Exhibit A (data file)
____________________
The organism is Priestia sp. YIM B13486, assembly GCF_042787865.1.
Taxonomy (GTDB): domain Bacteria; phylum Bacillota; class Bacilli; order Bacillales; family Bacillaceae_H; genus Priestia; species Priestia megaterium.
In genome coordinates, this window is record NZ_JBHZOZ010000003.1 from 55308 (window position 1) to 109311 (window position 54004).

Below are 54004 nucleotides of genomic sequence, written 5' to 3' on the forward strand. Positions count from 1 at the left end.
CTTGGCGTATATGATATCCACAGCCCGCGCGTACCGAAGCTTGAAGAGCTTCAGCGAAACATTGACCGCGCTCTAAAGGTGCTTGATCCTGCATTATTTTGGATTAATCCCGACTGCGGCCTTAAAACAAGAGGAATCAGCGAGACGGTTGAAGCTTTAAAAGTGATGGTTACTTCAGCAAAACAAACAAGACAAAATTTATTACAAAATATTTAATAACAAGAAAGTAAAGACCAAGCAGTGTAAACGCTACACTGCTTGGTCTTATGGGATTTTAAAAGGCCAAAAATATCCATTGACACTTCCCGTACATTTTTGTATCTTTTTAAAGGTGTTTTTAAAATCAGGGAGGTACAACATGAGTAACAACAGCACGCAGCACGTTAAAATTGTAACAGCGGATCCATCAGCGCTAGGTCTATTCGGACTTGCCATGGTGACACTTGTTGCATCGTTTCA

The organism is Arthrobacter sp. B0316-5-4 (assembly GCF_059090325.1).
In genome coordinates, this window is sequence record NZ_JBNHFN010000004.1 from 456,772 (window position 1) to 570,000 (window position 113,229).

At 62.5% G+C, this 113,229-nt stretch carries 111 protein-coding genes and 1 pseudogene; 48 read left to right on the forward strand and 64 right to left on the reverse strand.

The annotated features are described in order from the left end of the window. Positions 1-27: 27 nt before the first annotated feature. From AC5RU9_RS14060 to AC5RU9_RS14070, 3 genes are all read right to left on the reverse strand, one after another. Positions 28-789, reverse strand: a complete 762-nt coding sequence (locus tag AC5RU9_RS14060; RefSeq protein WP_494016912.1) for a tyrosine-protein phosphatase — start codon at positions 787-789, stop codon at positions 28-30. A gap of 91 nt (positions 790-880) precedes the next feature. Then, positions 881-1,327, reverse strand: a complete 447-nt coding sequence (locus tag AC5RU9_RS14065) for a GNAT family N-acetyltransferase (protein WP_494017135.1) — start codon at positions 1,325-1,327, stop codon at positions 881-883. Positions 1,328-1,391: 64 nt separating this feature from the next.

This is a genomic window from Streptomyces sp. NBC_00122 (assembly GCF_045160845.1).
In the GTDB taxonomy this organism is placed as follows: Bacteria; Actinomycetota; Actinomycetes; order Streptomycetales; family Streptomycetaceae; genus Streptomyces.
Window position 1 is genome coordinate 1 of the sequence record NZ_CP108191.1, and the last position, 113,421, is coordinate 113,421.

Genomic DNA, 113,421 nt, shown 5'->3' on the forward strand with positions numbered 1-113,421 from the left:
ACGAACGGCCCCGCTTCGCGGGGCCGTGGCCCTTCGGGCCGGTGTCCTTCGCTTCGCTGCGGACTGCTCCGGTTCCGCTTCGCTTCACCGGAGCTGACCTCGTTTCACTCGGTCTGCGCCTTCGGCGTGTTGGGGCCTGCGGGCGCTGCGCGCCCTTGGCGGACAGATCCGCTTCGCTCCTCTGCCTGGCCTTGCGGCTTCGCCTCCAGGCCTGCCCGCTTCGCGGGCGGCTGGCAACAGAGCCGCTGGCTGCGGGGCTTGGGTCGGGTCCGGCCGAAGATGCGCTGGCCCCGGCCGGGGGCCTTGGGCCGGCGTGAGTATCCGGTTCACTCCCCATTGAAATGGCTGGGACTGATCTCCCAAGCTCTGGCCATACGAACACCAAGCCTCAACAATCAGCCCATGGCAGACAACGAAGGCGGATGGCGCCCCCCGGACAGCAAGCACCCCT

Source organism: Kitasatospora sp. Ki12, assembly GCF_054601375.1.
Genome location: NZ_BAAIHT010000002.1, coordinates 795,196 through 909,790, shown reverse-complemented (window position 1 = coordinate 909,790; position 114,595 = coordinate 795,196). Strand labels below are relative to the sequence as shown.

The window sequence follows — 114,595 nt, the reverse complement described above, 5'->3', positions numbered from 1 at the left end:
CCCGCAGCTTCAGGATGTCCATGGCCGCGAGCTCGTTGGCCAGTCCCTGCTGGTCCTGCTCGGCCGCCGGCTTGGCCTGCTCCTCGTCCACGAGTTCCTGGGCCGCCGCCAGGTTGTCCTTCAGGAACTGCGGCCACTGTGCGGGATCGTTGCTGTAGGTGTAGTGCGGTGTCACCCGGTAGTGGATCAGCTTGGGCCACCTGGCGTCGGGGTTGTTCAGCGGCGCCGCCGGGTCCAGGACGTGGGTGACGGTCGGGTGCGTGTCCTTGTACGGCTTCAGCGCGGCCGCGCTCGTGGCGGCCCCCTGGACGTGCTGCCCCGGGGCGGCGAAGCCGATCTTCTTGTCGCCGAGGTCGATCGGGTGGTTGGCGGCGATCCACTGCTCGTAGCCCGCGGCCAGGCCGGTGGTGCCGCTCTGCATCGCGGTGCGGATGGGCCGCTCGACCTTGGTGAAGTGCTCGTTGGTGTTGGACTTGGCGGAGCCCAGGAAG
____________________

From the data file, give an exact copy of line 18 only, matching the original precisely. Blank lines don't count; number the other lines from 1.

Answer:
CCCGCAGCTTCAGGATGTCCATGGCCGCGAGCTCGTTGGCCAGTCCCTGCTGGTCCTGCTCGGCCGCCGGCTTGGCCTGCTCCTCGTCCACGAGTTCCTGGGCCGCCGCCAGGTTGTCCTTCAGGAACTGCGGCCACTGTGCGGGATCGTTGCTGTAGGTGTAGTGCGGTGTCACCCGGTAGTGGATCAGCTTGGGCCACCTGGCGTCGGGGTTGTTCAGCGGCGCCGCCGGGTCCAGGACGTGGGTGACGGTCGGGTGCGTGTCCTTGTACGGCTTCAGCGCGGCCGCGCTCGTGGCGGCCCCCTGGACGTGCTGCCCCGGGGCGGCGAAGCCGATCTTCTTGTCGCCGAGGTCGATCGGGTGGTTGGCGGCGATCCACTGCTCGTAGCCCGCGGCCAGGCCGGTGGTGCCGCTCTGCATCGCGGTGCGGATGGGCCGCTCGACCTTGGTGAAGTGCTCGTTGGTGTTGGACTTGGCGGAGCCCAGGAAG